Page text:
Welcome to The Briefcase

Commentary and analysis of Ohio criminal law and whatever else comes to mind, served with a dash of snark.  Continue Reading »

×

What's Up in the 8th

State v. Colon, the Supreme Court's decision last year on when an indictment is defective because it fails to include a mens rea element (discussed here), rears its ugly head in two more 8th District decisions this week.  The first is State v. Lawrence, or State v. Ray; the defendant is identified as "Ray Lawrence, aka Lawrence Ray."  Instead of being charged with lack of imagination, Lawrence was indicted for aggravated vehicular assault.  He pled out, but claimed on appeal that the indictment was defective under Colon.  Doesn't matter, says the court, following other decisions which have held that a defendant waives any claims regarding defects in the indictment by pleading guilty.

In State v. Ginley, though, the court does uphold a Colon claim.  Colon involved a robbery charge under 2911.02(A)(2) (causing or threatening physical harm), while Ginley was charged with aggravated robbery under 2911.01(A)(2) (causing or threatening serious physical harm).  The court sees no reason to distinguish between the two statutes. 

The distinction between insufficiency of the evidence and manifest weight is the featured attraction in Moreland Hills v. Bursky, involving a stop sign violation.  Unfortunately, the case doesn't do much to increase our understanding of that distinction.   The question is whether the cop could see if the Bursky had stopped at the stop line, and the panel determines that "there is no evidence to support a conclusion that Bursky did not stop at the stop line."   Given that a seasonable argument could be advanced that "no evidence" = "insufficient evidence," that takes care of that, right?  Nope; the court holds that "Bursky's conviction, although sustained by sufficient evidence, is against the manifest weight of the evidence."   If the conviction had been reversed for insufficient evidence, that would have barred retrial.  Now everybody goes back to have another trial on the same facts, the purpose of which eludes me. 

Speaking of déjà vu, State v. Holloway comes before the court for the third time.  After the second decision, which remanded the case for a Foster resentencing, Holloway filed a motion to withdraw his plea, which the court denied without a hearing.  The state conceded that was error, but the court disagreed, noting that "a trial court does not have jurisdiction, upon remand, to entertain a Crim.R. 32.1 motion to withdraw a plea after a judgment of conviction had been affirmed by the appellate court."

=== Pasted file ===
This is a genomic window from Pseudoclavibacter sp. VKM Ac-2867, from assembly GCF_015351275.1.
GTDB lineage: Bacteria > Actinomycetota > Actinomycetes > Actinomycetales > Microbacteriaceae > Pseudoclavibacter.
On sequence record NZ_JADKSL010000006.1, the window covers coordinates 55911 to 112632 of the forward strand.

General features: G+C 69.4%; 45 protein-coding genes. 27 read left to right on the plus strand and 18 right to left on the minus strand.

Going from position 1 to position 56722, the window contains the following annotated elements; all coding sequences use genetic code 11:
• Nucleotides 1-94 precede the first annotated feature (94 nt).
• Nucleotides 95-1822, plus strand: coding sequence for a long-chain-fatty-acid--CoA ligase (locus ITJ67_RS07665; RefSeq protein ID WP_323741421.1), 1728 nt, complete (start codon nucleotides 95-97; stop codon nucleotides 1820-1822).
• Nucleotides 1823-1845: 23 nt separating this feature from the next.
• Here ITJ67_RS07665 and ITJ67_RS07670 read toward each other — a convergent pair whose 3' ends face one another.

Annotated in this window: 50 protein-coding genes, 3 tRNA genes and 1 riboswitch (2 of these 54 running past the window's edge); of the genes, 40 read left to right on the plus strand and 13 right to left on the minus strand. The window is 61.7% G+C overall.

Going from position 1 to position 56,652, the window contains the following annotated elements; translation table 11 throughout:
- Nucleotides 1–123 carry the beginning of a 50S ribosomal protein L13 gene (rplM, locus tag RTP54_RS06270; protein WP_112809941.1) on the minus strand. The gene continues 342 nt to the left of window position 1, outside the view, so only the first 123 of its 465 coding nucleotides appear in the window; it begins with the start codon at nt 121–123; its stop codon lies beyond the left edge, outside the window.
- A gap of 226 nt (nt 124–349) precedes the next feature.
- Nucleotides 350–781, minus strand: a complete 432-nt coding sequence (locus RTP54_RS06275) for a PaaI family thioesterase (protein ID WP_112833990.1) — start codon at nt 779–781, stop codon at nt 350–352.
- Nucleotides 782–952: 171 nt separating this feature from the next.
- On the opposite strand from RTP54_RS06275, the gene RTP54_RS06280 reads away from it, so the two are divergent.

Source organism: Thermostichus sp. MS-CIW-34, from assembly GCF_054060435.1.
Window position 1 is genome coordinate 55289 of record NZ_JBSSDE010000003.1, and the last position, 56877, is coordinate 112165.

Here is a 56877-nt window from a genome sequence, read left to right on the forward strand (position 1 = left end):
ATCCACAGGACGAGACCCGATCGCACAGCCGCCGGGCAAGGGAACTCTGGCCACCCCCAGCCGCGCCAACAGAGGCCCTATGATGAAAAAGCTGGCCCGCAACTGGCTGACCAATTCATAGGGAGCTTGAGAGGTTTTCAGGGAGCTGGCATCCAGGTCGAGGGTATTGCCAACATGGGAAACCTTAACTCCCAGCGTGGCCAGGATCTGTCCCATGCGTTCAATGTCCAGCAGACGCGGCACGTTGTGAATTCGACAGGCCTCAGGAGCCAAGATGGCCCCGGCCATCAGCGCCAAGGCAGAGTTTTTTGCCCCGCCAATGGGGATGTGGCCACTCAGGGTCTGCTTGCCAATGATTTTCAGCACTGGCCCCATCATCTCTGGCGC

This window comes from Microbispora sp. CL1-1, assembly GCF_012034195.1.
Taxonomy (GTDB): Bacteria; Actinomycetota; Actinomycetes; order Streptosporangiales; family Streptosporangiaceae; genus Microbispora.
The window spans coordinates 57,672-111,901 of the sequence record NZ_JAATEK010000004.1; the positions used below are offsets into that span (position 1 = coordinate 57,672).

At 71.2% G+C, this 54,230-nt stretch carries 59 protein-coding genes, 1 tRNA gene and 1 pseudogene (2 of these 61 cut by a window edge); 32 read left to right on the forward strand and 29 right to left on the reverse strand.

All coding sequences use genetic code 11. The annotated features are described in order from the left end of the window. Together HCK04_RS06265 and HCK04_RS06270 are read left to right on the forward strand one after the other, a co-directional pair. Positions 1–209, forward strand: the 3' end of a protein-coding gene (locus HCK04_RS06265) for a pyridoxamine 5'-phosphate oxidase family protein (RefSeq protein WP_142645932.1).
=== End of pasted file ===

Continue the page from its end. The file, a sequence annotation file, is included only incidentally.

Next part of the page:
Defense counsel works overtime and comes up with 13 assignments of error in State v. Foster, a rape case; his efforts come to naught, as the court disposes of each of them in a paragraph or two.  Most of it is unremarkable, except one:  the victim had recanted, and a social worker and a detective had testified that victims recant in 15 to 20% of cases, and explained reasons why they recant.  The panel says that the witnesses simply "testified generally about their personal experience with victims of sexual crimes," and "neither opined why [victim] recanted her earlier allegations."  I'll bet the jury was able to make that distinction, too. 

A couple of civil cases of note.  (Yes, I do still talk about those on occasion.)  The lesson Ivanicky v. Pickus teaches is a simple one:  if you're going to file a motion to enforce a settlement in a civil case, it's a pretty good idea to submit evidentiary materials or an affidavit setting forth what the settlement was supposed to be.  And if you're a judge and you grant the motion with a hearing to determine what the settlement agreement was, you're going to get reversed.  And Ament v. Reassure America Life Ins. is an undue influence case notable for its discussion of that subject, and the use of the "state of mind" exception to the hearsay rule to allow statements by the deceased of her intent and motive for her actions.

See you tomorrow, when we'll do a Year in Review on sentencing cases.

Search

Recent Entries

  • September 12, 2017
    What's Up in the 8th
    Prior consistent statements, whether State v. Hand is applied retroactively, and a big Coming Attraction
  • September 11, 2017
    Case Update
    Looking back at Melendez-Diaz, and the 8th goes 0 for 2 in the Supreme Court
  • September 8, 2017
    Friday Roundup
    Pro bono work, screwed-up appeals, and is Subway shorting their customers?
  • September 5, 2017
    What's Up in the 8th
    The barriers to expungement, jury verdict forms, and hybrid representation
  • August 31, 2017
    Constructive possession
    Constructive possession is 9/10ths of the law
  • August 29, 2017
    What's Up in the 8th
    A traffic stop found Samson Primm in possession of a few grams of marijuana, but he hires a lawyer and files a motion to suppress the stop. On the day of trial, the City asks to dismiss the case. Primm...
  • August 28, 2017
    Truth in plea bargaining
    So I got a brochure last week from Judge Donnelly over at the Common Pleas court. As you can see, it's a panel discussion on plea bargaining. The judge asked me to get out the word, so I just sort...
  • August 15, 2017
    Summer Break
    Got a bunch of stuff to do over the next couple weeks, and with the slowdown in the courts, it's a good time to take a break. I'll be back here on August 28. See you then....
  • August 11, 2017
    Friday Musings
    Drug trafficking, ADA lawsuit abuse, and e-filing
  • August 10, 2017
    Case Update
    Waiting on SCOTUS; two Ohio Supreme Court decisions